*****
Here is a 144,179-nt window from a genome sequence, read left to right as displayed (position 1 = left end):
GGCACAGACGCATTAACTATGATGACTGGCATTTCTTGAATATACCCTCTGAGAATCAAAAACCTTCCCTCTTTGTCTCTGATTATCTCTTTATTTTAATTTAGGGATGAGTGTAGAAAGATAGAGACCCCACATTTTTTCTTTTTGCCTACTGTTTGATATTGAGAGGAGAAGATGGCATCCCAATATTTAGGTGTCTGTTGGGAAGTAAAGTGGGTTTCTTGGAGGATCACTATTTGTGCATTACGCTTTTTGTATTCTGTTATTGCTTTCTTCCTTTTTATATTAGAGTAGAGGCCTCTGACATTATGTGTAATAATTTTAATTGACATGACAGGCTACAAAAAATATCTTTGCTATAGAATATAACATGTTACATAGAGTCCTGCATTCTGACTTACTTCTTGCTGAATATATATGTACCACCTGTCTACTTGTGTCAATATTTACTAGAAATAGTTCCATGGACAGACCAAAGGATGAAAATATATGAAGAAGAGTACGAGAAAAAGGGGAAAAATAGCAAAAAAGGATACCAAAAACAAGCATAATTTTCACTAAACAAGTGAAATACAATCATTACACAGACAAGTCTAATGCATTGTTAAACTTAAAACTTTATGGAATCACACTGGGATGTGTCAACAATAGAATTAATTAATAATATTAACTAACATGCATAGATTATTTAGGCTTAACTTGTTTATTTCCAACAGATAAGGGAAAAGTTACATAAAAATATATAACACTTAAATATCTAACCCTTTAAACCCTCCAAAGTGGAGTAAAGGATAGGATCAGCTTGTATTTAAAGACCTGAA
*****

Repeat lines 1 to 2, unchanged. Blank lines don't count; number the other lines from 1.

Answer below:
Here is a 144,179-nt window from a genome sequence, read left to right as displayed (position 1 = left end):
GGCACAGACGCATTAACTATGATGACTGGCATTTCTTGAATATACCCTCTGAGAATCAAAAACCTTCCCTCTTTGTCTCTGATTATCTCTTTATTTTAATTTAGGGATGAGTGTAGAAAGATAGAGACCCCACATTTTTTCTTTTTGCCTACTGTTTGATATTGAGAGGAGAAGATGGCATCCCAATATTTAGGTGTCTGTTGGGAAGTAAAGTGGGTTTCTTGGAGGATCACTATTTGTGCATTACGCTTTTTGTATTCTGTTATTGCTTTCTTCCTTTTTATATTAGAGTAGAGGCCTCTGACATTATGTGTAATAATTTTAATTGACATGACAGGCTACAAAAAATATCTTTGCTATAGAATATAACATGTTACATAGAGTCCTGCATTCTGACTTACTTCTTGCTGAATATATATGTACCACCTGTCTACTTGTGTCAATATTTACTAGAAATAGTTCCATGGACAGACCAAAGGATGAAAATATATGAAGAAGAGTACGAGAAAAAGGGGAAAAATAGCAAAAAAGGATACCAAAAACAAGCATAATTTTCACTAAACAAGTGAAATACAATCATTACACAGACAAGTCTAATGCATTGTTAAACTTAAAACTTTATGGAATCACACTGGGATGTGTCAACAATAGAATTAATTAATAATATTAACTAACATGCATAGATTATTTAGGCTTAACTTGTTTATTTCCAACAGATAAGGGAAAAGTTACATAAAAATATATAACACTTAAATATCTAACCCTTTAAACCCTCCAAAGTGGAGTAAAGGATAGGATCAGCTTGTATTTAAAGACCTGAA